Letter from Cambridge
From an old motherland comes a revolutionary concept the colonies have already
implemented. Is Britain ready for a sea change?
by Patrick Morris
The Queen Mother's state funeral -- her family walks by her coffin.
From the Seattle Times Photo by Associated Press
Whether we like it or not, we in Britain are slowly being forced to take a long,
hard look at ourselves as a nation — what we want, who we are and where we are heading.
This year marks 50 years since the Queen ascended the throne, to reign as Queen Elizabeth
II. She became monarch because her father, King George VI, had no male children and
she was his elder daughter. The whole country is celebrating this Golden Jubilee,
with concerts, street parties and public events the length and breadth of Britain.
The monarchy seems entrenched, immovable, yet at no other time in the last 50 years
have we had such an opportunity to debate its role, and indeed its future.
The absurdity of the institution was shown in its clearest light by the recent funeral
of the Queen Mother. To anyone not familiar with Royal talk, she was the mother of
the Queen, and that was her official title. The Queen Mother, who was 101, was the
most popular of the living Royals, and this popularity increased with every passing
year. She symbolised, more than anything, a bygone age, of honour, duty and public
service — all estimable qualities, but in the hands of the aristocracy these traits
mean something very different. The emphasis on selfless duty is the way this class
is able to justify its status and power to itself and to the public. Consequently,
it appears that this is the natural order of things, as natural as leaves falling
Seeing the members of the family sitting in line at the funeral (broadcast on 2 of
the 4 national TV channels), was truly eye-opening. There they were, the present
and future heads of our nation: the Queen, Prince Phillip (her husband), Prince Charles,
and his sons William and Harry. Three different generations with three wildly different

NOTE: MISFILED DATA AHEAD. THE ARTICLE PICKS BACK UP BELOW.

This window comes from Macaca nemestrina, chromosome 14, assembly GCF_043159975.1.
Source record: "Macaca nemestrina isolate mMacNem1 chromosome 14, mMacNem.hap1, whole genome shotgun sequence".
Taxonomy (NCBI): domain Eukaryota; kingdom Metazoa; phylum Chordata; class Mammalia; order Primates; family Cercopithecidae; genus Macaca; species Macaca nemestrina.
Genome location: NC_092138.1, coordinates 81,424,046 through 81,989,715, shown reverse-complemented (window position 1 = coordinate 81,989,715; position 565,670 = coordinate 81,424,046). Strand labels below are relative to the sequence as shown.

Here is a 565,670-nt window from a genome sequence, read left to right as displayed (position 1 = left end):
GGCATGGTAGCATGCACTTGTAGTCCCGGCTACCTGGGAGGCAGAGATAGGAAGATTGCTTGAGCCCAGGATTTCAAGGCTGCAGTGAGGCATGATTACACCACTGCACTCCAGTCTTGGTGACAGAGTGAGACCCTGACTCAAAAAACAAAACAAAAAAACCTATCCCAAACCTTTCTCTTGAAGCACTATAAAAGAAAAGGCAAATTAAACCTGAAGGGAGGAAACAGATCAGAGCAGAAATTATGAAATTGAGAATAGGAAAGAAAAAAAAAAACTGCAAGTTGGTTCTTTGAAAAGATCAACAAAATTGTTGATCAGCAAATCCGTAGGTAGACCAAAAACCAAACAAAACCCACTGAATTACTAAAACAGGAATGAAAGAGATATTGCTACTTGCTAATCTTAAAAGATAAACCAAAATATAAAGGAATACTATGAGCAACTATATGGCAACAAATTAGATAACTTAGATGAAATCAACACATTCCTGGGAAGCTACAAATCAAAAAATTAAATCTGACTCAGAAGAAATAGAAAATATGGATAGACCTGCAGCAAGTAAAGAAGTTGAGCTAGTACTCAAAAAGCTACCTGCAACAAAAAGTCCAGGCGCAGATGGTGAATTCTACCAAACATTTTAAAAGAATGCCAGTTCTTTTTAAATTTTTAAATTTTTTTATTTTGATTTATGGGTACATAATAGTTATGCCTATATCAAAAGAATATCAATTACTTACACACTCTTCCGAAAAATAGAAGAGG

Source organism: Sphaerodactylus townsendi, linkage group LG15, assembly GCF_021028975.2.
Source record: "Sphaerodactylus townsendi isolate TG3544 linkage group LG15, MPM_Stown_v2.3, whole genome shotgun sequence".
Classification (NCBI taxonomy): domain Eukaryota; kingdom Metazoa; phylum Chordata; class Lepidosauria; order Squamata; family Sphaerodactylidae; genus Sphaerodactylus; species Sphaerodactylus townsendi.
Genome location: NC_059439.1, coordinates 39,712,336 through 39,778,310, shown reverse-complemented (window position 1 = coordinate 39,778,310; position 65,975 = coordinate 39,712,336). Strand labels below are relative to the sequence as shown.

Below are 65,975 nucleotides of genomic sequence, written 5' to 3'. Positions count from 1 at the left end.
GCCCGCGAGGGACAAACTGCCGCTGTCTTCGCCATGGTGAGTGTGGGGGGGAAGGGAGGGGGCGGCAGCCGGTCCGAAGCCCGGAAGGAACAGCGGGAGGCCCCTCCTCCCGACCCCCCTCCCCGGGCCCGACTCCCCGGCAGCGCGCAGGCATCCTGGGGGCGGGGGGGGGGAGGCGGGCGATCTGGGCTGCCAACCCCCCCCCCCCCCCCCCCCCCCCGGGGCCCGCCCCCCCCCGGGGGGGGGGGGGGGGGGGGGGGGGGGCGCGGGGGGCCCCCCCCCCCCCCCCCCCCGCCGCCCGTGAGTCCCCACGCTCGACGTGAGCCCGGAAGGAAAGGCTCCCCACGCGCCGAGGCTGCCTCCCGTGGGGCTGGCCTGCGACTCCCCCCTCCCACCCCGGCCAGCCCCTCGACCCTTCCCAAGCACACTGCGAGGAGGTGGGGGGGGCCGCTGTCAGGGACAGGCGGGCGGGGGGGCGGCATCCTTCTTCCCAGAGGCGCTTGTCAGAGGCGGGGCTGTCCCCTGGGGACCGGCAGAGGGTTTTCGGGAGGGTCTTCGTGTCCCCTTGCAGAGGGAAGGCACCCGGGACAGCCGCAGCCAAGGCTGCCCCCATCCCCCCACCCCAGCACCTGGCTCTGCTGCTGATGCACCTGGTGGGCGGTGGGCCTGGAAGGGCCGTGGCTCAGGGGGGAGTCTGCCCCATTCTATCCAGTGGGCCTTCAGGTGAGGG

lives behind and ahead of them.
Pity the poor Queen. She has fought a determined, dignified, but ultimately losing
battle, to retain some mystique, some reason to revere the Royal Family. But her
children have let her down at every turn. Three out of four of their marriages have
ended in very public divorces, the most famous being Charles and Diana's. Details
of private lives, sordid details that no one wished to know, filled our newspapers
year after year, slowly eroding the last remaining, even faintly justifiable reason
for holding on to the monarchy — that of being scrupulous about private affairs,
and not letting them get in the way of duty, honour and public service. Now we know
that Royals have feelings, doubts, petty jealousies, and size xxx underpants. We
so want to peek into their lives, yet that very act diminishes the sense of them
being "above" us, of legitimately having a right to reign. The Queen, at
least, has resolutely refused to play that game. Instead she hangs on to her long-held
notion of obligation to "serve" the people of Britain in the way she always
Then there's Charles. Here is a man who's main role in life is to wait — to wait
until his mother dies so that he can ascend the throne himself. It's akin to being
Vice-President in perpetuity (along the lines of the Al Gore model as opposed to
the Dick Cheney model!). While he waits, he sees fit to intervene in the life of
the nation whenever he deems it necessary, without having to account for his views.
Although I personally agree with many of his environmental aims, I find it insulting
that he is the one public figure who, due to his birthright, has the opportunity
to pronounce without being debated, questioned or otherwise challenged in any meaningful
I feel sorry for him on a human level. He was devoted to his grandmother, the Queen
Mother. As he sat there, he looked utterly inconsolable, the only one showing any
emotion whatsoever. It seemed out of place, as if he was letting the side down by
dropping his mask — he just sat, and stared off into the distance. It really seemed
as if he had lost his friend, confidante, as if he was gradually realising how terribly
alone he really was. After all, he is the next in line to take the throne — that
is his awful fate.
Finally, his and Diana's two sons, William and Harry. William, with the brooding
sense of his own destiny inherited from his father, and his smile inherited from
his mother. And Harry, his younger brother who, most of the way through the service,
rocked backwards and forwards on his feet, like the bored, ungainly teenager that
he is. I kept expecting Prince Phillip to reach across and belt him one, with the